PHILADELPHIA (AP) - A federal appeals court is considering an eastern Pennsylvania school district's efforts to ban on breast cancer fundraising bracelets that say "I (heart) boobies!"
The (Easton) Express-Times (http://bit.ly/IpfHIV) says the 3rd U.S. Circuit Court of Appeals panel in Philadelphia heard opening statements Tuesday in the case, in which two Easton Area Middle School students say their freedom of speech rights were violated when they were suspended for wearing the bracelets in October 2010.
The district is appealing a federal judge's ruling that the district cannot ban the rubber jewelry because it is not lewd, vulgar or distracting to the school day.
.Attorneys for the district and the American Civil Liberties Union sparred Tuesday over whether the phrase has a sexual connotation.
"Everybody understands this is about breast cancer," argued ACLU attorney Mary Catherine Roper. "There is nothing sexual about breast cancer."
But district solicitor John Freund called the bracelets "cause-based marketing energized by sexual double-entendres." A ruling in favor of them, he argued, could open the floodgates to similar marketing campaigns for testicular cancer and prostate cancer containing a vulgar reference to the male anatomy.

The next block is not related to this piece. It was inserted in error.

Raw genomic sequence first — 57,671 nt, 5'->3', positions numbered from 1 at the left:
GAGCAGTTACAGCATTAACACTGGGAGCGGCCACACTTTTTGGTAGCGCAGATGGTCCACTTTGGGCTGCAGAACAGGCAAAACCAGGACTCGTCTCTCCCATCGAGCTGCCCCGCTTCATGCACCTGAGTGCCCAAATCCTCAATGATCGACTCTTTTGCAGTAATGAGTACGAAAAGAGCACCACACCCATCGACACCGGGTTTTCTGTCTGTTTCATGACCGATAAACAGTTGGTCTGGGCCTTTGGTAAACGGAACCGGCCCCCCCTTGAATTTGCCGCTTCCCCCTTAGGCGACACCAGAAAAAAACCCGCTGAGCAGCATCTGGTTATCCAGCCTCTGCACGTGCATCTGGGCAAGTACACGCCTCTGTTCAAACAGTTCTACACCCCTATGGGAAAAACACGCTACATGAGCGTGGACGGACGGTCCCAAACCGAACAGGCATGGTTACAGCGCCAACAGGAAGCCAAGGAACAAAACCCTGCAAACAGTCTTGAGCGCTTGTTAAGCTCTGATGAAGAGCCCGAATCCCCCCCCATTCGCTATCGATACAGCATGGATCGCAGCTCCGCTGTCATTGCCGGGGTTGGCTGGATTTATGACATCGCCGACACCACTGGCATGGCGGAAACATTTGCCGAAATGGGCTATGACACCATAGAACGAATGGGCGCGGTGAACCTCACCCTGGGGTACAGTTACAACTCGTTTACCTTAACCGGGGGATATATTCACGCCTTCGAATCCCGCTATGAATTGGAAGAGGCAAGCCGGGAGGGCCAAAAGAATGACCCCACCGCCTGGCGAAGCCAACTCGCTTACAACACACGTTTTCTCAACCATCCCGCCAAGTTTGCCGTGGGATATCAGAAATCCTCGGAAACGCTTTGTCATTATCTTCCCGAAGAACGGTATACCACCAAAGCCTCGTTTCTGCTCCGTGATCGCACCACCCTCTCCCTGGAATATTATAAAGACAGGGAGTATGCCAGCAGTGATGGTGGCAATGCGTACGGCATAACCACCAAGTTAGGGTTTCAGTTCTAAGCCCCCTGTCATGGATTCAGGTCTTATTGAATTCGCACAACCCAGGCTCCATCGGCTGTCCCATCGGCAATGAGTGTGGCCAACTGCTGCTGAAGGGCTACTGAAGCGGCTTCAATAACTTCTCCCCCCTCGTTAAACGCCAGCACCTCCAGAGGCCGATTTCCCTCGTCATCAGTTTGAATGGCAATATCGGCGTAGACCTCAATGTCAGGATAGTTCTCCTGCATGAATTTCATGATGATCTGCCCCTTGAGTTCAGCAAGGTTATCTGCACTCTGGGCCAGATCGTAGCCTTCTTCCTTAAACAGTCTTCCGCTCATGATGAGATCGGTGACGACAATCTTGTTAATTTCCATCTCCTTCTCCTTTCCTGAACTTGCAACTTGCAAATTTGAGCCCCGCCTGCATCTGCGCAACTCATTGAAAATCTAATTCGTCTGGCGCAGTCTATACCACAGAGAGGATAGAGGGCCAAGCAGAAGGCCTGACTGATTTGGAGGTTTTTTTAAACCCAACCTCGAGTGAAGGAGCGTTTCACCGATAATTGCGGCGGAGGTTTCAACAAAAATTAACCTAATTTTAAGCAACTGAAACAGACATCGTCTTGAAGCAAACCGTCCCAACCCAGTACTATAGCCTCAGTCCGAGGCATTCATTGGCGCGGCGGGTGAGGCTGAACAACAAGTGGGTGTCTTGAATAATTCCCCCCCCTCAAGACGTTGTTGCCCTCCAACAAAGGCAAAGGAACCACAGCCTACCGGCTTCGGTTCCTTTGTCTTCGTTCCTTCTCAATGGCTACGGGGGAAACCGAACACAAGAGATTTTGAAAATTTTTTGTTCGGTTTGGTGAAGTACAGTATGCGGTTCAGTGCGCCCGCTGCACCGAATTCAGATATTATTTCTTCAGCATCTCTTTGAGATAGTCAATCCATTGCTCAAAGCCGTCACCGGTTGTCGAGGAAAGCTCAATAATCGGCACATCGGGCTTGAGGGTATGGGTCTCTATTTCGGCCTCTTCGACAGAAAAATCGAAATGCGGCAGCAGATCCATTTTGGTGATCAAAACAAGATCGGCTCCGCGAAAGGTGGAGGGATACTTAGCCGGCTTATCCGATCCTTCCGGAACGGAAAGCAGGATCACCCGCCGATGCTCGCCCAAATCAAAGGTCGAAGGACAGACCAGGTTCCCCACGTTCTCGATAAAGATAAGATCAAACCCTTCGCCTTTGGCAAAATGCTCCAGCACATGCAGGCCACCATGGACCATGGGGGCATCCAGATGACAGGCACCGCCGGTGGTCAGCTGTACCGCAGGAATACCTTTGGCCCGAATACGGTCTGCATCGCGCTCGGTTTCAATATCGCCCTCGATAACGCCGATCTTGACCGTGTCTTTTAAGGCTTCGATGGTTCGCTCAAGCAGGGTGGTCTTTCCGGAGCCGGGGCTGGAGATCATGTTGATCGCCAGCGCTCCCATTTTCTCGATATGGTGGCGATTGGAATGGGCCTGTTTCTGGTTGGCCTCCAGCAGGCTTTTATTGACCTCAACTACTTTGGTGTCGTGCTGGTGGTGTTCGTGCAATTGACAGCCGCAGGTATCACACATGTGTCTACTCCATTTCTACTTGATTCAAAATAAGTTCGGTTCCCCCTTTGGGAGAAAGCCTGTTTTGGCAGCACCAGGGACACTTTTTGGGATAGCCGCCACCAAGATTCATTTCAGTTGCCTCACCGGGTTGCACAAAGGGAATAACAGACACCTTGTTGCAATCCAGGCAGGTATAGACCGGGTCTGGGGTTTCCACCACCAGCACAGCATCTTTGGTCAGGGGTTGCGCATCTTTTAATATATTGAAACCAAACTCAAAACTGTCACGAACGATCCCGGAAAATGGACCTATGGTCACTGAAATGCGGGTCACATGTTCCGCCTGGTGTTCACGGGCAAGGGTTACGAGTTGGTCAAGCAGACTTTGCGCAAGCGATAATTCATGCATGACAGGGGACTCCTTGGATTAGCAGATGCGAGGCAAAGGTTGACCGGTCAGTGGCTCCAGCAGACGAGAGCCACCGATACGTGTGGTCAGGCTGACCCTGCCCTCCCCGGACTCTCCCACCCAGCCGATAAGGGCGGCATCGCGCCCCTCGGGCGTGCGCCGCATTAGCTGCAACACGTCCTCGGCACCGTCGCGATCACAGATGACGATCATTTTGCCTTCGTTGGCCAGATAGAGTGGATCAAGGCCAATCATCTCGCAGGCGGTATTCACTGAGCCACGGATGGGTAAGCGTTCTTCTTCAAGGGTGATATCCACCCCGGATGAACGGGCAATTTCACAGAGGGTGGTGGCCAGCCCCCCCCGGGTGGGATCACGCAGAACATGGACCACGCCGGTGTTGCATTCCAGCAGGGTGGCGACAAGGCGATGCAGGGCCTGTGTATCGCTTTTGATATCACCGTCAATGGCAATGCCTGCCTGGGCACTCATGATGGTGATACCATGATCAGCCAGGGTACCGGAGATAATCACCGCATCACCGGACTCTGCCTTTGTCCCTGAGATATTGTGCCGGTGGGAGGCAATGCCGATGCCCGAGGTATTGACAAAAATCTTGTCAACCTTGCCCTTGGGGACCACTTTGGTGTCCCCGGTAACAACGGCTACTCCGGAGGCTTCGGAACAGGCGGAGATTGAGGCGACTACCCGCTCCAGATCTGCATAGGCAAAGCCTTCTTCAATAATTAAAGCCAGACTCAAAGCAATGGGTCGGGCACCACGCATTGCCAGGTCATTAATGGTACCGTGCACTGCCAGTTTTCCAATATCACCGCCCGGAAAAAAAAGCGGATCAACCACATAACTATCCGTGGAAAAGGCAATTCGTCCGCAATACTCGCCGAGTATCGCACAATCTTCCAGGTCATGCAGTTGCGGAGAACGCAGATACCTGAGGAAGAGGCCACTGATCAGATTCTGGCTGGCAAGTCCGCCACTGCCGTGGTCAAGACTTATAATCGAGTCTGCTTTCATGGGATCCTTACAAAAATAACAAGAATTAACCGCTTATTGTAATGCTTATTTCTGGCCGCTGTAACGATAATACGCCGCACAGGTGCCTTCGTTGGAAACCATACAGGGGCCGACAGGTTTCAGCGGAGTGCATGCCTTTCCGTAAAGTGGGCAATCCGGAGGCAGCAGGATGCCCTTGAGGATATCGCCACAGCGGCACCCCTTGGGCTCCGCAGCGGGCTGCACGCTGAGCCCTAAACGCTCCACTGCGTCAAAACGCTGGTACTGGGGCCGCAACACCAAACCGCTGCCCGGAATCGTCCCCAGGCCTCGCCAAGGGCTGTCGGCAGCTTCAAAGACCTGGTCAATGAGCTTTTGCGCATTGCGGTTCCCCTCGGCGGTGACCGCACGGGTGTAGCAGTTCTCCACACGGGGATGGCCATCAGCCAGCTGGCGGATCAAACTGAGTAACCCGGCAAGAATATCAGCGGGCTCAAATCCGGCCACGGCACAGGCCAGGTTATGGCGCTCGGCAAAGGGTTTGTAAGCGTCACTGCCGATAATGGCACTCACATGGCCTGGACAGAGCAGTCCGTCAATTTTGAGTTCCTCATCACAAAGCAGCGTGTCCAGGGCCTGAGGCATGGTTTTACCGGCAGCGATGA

Roper, however, agreed that the latter could be construed as sexual and appropriately banned by a school district. She argued that the phrase on the bracelets was not sexual unless body parts are "inherently sexualized," and many young girls use the phrase "boobs" or "boobies" rather than "breasts," making the idea less emotionally and sexually charged.
Freund argued that the phrase has a sexual connotation that is heightened by the age of the children involved.
"Middle school is a witch's brew of hormones and curiosity," he said.
Roper countered that almost anything can garner a sexual connotation at the middle school level, down to "the relative hardness of minerals."